n Tuesday night, during the first presidential debate, Chris Wallace was weak and ineffectual. He was also a partisan without the decency to admit it. On Wednesday, Wallace blamed Trump for his own failings, a coward’s way out. And Friday, he announced that Scott Atlas, M.D. is not qualified to talk about Wuhan virus policy because he is not an epidemiologist. This almost random collateral attack has nothing to do with the important skill sets Atlas brings to Trump’s White House Coronavirus Task Force.
The real reason why Scott Atlas is in the left’s crosshairs is that he’s a new voice on the White House Coronavirus Task Force, and he’s saying things the left dislikes. His usefulness lies in the fact that he’s a brilliant man who is a counterweight to Fauci, who is all in for locking America down indefinitely.
Although Fauci is primarily responsible for Trump’s initial approach to the virus — an approach the left now claims leaves Trump with blood on his hands — the left loves Fauci. Leftists resent that Trump has added an opposing voice to the Task Force.
The left’s hostility to Atlas reflects a general problem with socialists: they value only their opinions (think “cancel culture”) and invariably embrace groupthink. Groupthink creates conditions for Lysenkoism in scientific endeavors. This can be incredibly dangerous because there’s no one to point out their factual errors or fallacious reasoning and conclusions.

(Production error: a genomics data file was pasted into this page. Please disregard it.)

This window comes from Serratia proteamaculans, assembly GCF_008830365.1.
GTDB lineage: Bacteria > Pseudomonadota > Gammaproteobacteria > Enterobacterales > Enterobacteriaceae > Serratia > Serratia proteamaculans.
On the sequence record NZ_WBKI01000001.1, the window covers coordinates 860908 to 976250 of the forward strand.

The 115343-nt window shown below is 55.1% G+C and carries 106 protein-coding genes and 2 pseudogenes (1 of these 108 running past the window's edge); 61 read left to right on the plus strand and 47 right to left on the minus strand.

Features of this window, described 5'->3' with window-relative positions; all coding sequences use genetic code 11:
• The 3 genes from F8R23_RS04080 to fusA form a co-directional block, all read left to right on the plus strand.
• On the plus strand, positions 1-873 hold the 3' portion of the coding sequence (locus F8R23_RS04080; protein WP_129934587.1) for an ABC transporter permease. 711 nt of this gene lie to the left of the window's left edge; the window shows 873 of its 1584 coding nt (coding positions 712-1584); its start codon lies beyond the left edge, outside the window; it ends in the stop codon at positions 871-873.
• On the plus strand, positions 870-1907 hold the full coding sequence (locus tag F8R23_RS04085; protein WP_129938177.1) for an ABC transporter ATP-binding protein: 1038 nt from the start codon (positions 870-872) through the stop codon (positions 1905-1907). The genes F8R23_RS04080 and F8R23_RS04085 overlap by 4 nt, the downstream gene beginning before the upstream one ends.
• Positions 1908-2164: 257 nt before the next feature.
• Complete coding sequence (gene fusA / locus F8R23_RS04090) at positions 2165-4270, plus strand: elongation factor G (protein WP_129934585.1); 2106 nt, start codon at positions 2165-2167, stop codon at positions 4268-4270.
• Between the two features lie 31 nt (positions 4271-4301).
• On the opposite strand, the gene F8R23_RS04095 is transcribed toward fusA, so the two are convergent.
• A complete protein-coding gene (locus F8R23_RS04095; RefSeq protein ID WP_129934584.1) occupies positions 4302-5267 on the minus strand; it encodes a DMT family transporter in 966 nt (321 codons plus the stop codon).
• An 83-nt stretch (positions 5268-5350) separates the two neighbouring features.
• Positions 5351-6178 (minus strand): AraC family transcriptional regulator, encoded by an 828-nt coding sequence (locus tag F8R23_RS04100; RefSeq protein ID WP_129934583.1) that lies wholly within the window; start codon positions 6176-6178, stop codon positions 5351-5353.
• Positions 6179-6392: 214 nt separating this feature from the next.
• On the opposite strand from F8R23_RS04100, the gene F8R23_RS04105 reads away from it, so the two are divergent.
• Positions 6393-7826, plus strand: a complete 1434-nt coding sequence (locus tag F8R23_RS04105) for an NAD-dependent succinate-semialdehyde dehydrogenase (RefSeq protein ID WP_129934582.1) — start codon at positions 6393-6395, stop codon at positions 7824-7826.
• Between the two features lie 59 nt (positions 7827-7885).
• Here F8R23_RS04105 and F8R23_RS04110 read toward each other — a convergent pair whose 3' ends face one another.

Atlas’s ideas are especially repugnant for a party invested in the shutdown. Atlas, having looked at Sweden versus the rest of the world, concluded that, now that we have a better handle on the Wuhan virus, there’s a lot to be said for re-opening the country, protecting the vulnerable, and letting the virus run its course. Atlas is also dangerous because he’s opposed to Obamacare and might be a loud voice for continued changes to allow the free market to bring down medical prices in America.
Certainly, Atlas has respectable credentials. He has a B.S. in biology and an M.D. from the renowned Pritzker School of Medicine in Chicago. He specializes in neuroradiology and worked and taught at Stanford University Medical Center, one of the most prestigious medical institutions in the world. He is also a senior fellow at the Hoover Institution and has been a health care policy adviser for over a decade. His record shows that he’s brilliant, that he’s fully versed in core medical issues of the kind all doctors must know, and that he has a full understanding of biological processes.
I have a particular fondness for Atlas because he wrote one of the best medical articles ever written. Called “The Worst Study Ever,” he explained in clear, data-rich terms why the study known as the “World Health Report 2000,” in which the World Health Organization gave America a very low rating, was a sham:
In fact, World Health Report 2000 was an intellectual fraud of historic consequence — a profoundly deceptive document that is only marginally a measure of health-care performance at all. The report’s true achievement was to rank countries according to their alignment with a specific political and economic ideal — socialized medicine — and then claim it was an objective measure of “quality.”
Sadly, the article is no longer available online.